FirstHealth of the Carolinas achieved a unique milestone in its near 90-year history with its successful July 1 conversion to Epic information systems technology. The initiative is largest in terms of dollars and resources ever to be undertaken by the 15-county health care network.
The system-wide Epic implementation combined a number of functions previously performed via several different programs into uniform software programming. Of greatest significance to patients is the FirstHealth MyChart electronic medical record (EMR), which not only gives patients easy access to their electronic patient information but also allows them to pay bills, refill prescriptions, schedule appointments and communicate with their providers online.
Although the conversion from previous systems to Epic began the morning of Friday, June 30, the full “go-live” in hospitals, clinics and specialty services took place the following morning at 5 o’clock. FirstHealth’s administration and the Epic team based their decision for this “Big Bang” implementation – as opposed to a staggered, prolonged series of individual go-live events – on industry best practices.
“This approach allowed us to rally resources and focus on one massive effort rather than months or even years of transition and dual processes,” says FirstHealth CEO David J. Kilarski. “The obvious challenge with this approach was the overall magnitude of change that would impact almost every FirstHealth physician, employee and volunteer at the same time.”
Even with its late entry into the FirstHealth system, Moore Regional Hospital-Hamlet, was prepared for the same go-live timing as its four sister hospitals: Moore Regional Hospital in Pinehurst, Montgomery Memorial Hospital in Troy, Moore Regional Hospital-Richmond and Moore Regional Hospital-Hoke. FirstHealth acquired the former Sandhills Regional Medical Center in December 2016, more than a year after the Epic move had begun in the other facilities.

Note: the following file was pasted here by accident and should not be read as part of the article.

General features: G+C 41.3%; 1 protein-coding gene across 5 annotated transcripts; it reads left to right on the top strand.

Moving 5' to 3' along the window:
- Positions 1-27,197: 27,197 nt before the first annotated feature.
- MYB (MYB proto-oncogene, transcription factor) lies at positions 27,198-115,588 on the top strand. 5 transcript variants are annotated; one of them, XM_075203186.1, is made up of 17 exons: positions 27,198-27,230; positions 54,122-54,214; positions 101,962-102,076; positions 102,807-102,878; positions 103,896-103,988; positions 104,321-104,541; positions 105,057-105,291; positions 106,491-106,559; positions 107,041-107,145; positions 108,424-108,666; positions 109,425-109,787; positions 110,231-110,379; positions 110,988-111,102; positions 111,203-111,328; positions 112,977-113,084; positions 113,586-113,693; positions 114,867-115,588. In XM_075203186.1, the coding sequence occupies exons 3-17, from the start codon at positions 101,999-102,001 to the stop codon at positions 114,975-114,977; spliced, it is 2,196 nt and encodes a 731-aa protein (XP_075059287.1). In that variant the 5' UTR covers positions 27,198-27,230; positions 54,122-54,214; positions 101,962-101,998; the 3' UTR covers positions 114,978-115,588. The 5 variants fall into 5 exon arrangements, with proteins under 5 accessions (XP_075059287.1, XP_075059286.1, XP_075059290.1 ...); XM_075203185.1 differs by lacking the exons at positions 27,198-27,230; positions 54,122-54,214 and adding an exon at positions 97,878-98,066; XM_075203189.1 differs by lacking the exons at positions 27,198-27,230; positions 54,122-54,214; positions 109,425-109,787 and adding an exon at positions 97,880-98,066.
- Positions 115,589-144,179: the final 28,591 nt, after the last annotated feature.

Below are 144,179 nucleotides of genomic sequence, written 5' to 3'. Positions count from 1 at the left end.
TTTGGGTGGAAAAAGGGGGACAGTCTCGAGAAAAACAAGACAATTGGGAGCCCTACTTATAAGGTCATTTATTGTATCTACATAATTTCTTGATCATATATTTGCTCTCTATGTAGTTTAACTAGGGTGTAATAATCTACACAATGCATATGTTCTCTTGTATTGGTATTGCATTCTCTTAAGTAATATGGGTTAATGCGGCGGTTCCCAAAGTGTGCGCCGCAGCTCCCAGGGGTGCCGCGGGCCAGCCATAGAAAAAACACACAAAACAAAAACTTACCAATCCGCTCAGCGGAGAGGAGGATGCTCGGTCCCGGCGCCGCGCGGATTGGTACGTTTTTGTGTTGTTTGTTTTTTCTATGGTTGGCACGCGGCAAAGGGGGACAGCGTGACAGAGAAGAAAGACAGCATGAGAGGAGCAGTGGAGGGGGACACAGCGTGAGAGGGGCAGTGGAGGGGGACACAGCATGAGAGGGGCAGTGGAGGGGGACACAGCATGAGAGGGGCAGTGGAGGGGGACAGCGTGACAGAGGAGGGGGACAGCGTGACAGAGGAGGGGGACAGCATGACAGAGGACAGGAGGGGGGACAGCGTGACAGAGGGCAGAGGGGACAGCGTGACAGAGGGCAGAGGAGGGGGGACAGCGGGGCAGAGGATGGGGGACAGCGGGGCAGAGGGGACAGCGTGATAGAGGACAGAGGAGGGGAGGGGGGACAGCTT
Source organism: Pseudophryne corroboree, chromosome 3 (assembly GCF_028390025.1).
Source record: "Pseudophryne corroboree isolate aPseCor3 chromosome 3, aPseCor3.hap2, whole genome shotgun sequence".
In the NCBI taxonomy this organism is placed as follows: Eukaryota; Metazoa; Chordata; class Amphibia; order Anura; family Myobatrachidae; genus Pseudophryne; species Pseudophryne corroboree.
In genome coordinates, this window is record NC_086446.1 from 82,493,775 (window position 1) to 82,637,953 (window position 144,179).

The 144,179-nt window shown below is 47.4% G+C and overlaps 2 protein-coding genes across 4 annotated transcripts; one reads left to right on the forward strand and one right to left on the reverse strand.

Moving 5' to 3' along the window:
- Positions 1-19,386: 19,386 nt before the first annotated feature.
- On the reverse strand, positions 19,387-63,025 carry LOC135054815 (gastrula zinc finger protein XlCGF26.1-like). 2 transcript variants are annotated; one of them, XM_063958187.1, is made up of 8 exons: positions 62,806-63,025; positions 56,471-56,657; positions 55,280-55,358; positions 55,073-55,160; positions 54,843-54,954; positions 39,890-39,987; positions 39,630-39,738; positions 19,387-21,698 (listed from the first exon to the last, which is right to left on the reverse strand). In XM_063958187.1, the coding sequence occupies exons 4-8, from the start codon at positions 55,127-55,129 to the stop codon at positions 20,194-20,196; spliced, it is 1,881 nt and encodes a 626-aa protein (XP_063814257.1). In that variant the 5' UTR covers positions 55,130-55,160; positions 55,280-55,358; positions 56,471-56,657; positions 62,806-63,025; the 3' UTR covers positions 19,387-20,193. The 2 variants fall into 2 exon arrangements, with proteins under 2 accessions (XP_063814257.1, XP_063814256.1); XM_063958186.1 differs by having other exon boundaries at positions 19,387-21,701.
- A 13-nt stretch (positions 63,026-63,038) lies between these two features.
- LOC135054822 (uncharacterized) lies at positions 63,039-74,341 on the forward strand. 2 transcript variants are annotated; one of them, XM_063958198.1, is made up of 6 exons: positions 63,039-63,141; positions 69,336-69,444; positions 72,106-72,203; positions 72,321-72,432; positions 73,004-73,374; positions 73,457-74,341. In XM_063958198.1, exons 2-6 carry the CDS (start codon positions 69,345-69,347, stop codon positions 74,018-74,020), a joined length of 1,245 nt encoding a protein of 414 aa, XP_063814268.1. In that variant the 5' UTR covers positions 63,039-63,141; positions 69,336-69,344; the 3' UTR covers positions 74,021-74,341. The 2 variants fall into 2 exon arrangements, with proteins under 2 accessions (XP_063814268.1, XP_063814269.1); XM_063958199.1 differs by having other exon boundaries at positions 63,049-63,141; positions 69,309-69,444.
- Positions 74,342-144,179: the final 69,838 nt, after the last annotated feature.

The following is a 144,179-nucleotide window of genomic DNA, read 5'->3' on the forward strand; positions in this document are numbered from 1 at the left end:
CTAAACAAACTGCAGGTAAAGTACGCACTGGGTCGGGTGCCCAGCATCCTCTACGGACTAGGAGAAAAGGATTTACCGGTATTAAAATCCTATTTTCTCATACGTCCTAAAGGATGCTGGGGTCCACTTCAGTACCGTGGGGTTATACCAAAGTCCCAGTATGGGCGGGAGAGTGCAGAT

FirstHealth’s Epic conversion began more than three years ago with an exhaustive national search of suitable vendors and continued through 18 months of hardware/software customization and installation and the intensive training of more than 5,000 physicians, staff and volunteers.
Numerous hospitals throughout the United States, including 85 percent of those in North Carolina, have also adopted Epic technology. This will allow FirstHealth’s providers and staff to share (as appropriate) patient information with health care providers in many of the major medical facilities in the state and nation including the Cleveland Clinic, the Mayo Clinic, Duke University Medical Center and UNC Hospitals.
“FirstHealth’s core purpose is ‘to care for people,’ and we think our new Epic EMR will truly help us to care for patients better while keeping them better informed about their care,” Kilarski says.